> reason); Butler (wrongly) doesn't think that gender can be abolished.
> Her philosophy _conserves_ gender. Instead of arguing for the
> abolition of gender through political struggles, she advocates -- to
> the extent that her theory can be said to advocate anything --
> mobilization, subversion, and proliferation of genders.
> Gender-bending, instead of abolitionism.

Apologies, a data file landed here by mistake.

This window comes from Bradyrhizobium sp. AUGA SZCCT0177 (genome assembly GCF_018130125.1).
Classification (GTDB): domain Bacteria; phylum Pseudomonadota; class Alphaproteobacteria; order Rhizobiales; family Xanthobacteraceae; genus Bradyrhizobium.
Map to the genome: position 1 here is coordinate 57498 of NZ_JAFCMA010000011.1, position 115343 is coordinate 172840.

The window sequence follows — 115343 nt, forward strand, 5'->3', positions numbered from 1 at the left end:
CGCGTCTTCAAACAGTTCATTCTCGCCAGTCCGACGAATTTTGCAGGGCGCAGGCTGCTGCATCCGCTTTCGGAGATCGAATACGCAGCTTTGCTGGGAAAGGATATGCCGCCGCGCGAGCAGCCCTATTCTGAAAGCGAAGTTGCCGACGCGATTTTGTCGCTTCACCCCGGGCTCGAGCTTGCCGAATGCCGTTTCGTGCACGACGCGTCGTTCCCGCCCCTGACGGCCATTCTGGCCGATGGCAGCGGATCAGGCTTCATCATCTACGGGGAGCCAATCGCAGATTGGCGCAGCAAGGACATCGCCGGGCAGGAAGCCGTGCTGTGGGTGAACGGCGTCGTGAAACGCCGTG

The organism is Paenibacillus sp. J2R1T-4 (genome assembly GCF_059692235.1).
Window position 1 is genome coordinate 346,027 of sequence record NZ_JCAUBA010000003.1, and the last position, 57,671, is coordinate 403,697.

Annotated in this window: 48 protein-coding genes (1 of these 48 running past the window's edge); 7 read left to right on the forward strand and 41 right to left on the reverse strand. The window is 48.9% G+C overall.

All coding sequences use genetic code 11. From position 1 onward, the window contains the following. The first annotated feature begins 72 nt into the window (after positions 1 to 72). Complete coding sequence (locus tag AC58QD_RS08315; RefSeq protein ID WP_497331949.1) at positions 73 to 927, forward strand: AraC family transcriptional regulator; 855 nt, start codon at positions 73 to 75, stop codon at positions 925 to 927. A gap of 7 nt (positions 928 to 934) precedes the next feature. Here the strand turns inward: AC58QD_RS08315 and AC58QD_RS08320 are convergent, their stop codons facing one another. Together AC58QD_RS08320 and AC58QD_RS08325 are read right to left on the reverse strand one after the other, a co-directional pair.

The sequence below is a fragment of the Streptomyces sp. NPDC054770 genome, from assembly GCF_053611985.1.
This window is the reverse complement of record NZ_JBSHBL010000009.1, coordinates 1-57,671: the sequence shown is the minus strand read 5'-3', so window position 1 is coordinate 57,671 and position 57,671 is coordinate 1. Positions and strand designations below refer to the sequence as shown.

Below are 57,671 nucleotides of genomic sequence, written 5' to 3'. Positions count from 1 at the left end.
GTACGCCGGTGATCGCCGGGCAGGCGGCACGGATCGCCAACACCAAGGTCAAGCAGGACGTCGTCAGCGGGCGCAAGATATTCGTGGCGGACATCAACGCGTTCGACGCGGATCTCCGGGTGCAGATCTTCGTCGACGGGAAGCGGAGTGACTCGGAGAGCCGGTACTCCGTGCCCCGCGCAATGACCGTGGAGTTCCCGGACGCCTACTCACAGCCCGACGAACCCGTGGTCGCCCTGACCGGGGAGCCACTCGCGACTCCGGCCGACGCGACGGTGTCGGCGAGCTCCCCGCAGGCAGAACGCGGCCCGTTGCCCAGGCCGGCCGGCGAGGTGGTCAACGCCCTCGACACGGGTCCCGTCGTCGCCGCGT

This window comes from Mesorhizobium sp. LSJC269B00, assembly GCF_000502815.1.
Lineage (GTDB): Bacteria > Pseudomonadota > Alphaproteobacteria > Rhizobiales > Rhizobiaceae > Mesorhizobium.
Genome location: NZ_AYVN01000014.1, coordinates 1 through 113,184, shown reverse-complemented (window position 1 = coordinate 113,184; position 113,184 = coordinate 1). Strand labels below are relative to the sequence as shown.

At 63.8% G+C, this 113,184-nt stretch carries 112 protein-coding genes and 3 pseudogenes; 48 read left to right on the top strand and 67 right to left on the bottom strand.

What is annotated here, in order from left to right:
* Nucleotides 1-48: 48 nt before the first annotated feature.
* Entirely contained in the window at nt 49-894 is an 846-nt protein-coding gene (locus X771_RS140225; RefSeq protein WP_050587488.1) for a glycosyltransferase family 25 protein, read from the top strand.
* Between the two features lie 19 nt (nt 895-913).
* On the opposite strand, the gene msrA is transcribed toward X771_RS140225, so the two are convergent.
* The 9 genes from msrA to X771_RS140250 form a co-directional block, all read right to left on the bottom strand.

Abolishing gender would mean getting rid of everything from a globally gendered division of labor (female workers in electronic sweatshops, etc.) and 10,000 years of patriarchal history, to the total lack of affordable childcare for single moms, and tons of other social structures. How do you do this without bending gender (along with class and all the other identity-constructions)? Abolition is a juridical term; gender is not, however, a set of laws, but rather a complex set of behaviors, cultures, norms, ideologies, performances and lived experiences. These can't be simply abolished by fiat, they have to be *sublated*.